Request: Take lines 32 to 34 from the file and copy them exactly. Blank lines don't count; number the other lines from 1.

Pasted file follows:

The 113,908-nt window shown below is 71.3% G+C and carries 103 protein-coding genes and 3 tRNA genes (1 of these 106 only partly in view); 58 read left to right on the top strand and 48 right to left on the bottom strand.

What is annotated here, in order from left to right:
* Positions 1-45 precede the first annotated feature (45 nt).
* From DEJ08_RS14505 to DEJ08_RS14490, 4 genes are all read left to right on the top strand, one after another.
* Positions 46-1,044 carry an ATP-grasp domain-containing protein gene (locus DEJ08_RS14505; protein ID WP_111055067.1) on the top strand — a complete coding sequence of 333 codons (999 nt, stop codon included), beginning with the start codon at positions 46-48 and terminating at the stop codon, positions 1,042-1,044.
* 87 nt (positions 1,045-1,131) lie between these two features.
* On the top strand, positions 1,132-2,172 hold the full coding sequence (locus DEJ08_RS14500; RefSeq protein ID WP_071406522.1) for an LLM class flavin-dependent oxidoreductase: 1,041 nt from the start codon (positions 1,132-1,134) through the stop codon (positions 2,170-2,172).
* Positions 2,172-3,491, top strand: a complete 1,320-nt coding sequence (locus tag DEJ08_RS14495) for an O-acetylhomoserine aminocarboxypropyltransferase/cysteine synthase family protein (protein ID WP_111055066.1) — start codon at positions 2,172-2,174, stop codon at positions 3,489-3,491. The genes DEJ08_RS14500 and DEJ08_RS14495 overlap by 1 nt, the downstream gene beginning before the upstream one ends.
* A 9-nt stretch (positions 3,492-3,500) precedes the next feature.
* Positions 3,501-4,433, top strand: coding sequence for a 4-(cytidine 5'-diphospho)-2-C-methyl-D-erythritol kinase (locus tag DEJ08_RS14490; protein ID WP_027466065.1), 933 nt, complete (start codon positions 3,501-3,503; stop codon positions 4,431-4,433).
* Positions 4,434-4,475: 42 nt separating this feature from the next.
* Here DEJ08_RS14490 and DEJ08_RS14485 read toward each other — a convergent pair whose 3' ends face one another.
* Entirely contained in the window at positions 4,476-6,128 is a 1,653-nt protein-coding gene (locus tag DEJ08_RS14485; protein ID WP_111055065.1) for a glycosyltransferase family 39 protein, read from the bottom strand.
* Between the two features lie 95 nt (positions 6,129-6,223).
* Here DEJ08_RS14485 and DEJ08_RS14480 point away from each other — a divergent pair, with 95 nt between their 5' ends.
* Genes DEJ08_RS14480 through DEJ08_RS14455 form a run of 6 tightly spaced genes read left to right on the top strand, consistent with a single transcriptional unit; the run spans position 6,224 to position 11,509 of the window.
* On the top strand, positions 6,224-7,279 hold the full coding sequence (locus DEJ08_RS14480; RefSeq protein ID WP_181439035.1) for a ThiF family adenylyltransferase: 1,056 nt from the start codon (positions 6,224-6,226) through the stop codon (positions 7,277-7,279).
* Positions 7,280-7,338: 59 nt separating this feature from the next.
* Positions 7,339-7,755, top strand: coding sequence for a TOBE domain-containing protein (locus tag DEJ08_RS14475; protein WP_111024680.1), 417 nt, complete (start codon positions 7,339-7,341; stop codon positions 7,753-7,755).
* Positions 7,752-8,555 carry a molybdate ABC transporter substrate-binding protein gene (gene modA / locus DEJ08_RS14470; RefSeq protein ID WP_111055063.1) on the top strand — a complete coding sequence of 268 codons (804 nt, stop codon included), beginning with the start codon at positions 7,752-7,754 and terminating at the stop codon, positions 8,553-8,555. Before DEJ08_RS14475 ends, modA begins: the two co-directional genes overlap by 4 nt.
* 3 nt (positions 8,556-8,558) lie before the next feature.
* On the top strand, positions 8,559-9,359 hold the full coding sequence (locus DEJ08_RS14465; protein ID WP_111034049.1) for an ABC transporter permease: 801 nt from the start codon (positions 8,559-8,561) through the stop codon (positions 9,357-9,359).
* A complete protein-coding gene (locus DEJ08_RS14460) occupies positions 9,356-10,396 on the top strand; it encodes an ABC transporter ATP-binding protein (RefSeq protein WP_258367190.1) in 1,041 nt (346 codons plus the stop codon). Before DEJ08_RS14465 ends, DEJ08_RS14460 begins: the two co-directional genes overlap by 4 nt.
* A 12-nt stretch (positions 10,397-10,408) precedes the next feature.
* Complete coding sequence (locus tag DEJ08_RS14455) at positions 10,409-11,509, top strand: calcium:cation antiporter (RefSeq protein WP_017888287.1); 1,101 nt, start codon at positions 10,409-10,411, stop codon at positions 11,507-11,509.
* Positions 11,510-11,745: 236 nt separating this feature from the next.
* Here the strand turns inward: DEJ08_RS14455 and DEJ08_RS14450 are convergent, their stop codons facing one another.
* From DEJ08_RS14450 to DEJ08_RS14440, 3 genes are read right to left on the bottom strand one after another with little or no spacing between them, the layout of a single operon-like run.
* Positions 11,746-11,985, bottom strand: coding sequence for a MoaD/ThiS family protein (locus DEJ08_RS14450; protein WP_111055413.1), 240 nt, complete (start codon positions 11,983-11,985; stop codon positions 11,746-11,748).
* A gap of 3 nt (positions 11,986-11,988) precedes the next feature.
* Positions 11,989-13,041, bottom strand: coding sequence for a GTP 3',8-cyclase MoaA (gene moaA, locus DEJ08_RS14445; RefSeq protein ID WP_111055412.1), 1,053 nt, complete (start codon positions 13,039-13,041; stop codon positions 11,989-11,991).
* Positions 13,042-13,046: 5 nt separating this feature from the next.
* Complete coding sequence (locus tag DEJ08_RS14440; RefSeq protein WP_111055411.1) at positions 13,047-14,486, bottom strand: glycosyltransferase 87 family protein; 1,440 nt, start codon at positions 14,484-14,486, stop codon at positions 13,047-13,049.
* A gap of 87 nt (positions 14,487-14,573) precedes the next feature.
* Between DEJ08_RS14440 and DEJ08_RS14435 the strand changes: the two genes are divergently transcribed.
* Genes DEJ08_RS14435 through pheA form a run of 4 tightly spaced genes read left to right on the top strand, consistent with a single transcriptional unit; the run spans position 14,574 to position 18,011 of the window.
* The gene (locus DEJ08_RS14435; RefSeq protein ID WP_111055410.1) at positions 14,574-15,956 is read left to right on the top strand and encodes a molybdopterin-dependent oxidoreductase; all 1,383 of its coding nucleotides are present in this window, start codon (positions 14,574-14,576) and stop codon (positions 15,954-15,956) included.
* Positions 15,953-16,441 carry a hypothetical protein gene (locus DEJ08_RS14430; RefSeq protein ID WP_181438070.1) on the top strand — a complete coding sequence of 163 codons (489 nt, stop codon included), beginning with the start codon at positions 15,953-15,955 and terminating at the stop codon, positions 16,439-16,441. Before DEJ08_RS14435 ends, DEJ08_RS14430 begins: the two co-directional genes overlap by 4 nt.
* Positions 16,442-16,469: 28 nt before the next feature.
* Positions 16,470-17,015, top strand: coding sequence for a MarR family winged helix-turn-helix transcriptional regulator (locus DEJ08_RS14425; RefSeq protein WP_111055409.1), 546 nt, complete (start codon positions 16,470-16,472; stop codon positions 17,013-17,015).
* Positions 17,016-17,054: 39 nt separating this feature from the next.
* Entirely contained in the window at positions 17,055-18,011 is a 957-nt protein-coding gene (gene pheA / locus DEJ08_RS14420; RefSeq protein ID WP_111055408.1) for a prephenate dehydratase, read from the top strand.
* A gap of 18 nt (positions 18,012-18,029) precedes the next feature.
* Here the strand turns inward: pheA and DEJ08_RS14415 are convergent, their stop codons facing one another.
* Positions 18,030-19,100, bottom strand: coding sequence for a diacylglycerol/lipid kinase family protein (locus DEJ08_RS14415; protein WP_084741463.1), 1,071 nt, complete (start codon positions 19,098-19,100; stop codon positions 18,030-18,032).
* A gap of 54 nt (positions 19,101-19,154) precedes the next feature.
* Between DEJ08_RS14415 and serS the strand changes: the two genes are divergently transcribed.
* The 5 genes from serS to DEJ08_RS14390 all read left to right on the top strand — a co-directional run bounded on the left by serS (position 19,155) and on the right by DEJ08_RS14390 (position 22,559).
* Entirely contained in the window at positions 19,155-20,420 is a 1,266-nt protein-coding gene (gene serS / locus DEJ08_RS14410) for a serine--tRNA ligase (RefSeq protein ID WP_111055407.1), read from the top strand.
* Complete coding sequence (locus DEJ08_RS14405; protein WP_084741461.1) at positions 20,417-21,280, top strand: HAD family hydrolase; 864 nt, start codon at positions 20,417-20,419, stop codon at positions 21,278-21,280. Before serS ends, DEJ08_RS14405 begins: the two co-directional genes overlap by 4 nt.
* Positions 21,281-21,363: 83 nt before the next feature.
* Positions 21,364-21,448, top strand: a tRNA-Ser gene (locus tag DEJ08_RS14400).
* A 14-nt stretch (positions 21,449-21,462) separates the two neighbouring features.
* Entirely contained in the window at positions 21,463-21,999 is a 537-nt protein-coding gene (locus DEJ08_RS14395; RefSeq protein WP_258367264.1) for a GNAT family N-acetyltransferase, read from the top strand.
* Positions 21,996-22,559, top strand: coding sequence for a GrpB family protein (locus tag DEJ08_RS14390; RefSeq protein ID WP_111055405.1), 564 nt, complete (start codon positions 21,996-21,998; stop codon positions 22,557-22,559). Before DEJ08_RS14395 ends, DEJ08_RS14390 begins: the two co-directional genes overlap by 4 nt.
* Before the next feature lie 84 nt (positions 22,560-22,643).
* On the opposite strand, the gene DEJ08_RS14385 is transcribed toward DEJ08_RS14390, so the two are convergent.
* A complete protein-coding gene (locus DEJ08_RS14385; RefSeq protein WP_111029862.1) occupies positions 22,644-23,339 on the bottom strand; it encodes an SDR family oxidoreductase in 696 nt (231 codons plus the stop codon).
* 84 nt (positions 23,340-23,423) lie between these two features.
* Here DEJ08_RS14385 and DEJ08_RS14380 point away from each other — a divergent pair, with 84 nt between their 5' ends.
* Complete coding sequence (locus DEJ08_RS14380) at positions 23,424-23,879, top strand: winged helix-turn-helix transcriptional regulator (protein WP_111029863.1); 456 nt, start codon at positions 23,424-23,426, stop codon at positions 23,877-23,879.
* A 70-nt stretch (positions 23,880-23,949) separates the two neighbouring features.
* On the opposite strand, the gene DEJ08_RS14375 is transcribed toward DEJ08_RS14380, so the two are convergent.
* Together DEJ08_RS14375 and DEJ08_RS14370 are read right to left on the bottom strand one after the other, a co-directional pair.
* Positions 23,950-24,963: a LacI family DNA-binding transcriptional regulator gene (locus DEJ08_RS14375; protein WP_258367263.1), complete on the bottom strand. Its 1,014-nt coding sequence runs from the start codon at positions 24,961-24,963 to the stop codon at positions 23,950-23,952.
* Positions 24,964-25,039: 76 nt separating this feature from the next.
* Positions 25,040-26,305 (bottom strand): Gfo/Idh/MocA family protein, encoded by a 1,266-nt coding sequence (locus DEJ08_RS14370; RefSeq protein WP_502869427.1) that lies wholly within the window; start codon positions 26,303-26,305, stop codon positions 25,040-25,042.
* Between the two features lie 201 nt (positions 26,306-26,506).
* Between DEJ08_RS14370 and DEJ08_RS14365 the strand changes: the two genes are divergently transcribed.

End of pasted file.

* Positions 13,042-13,046: 5 nt separating this feature from the next.
* Complete coding sequence (locus tag DEJ08_RS14440; RefSeq protein WP_111055411.1) at positions 13,047-14,486, bottom strand: glycosyltransferase 87 family protein; 1,440 nt, start codon at positions 14,484-14,486, stop codon at positions 13,047-13,049.
* A gap of 87 nt (positions 14,487-14,573) precedes the next feature.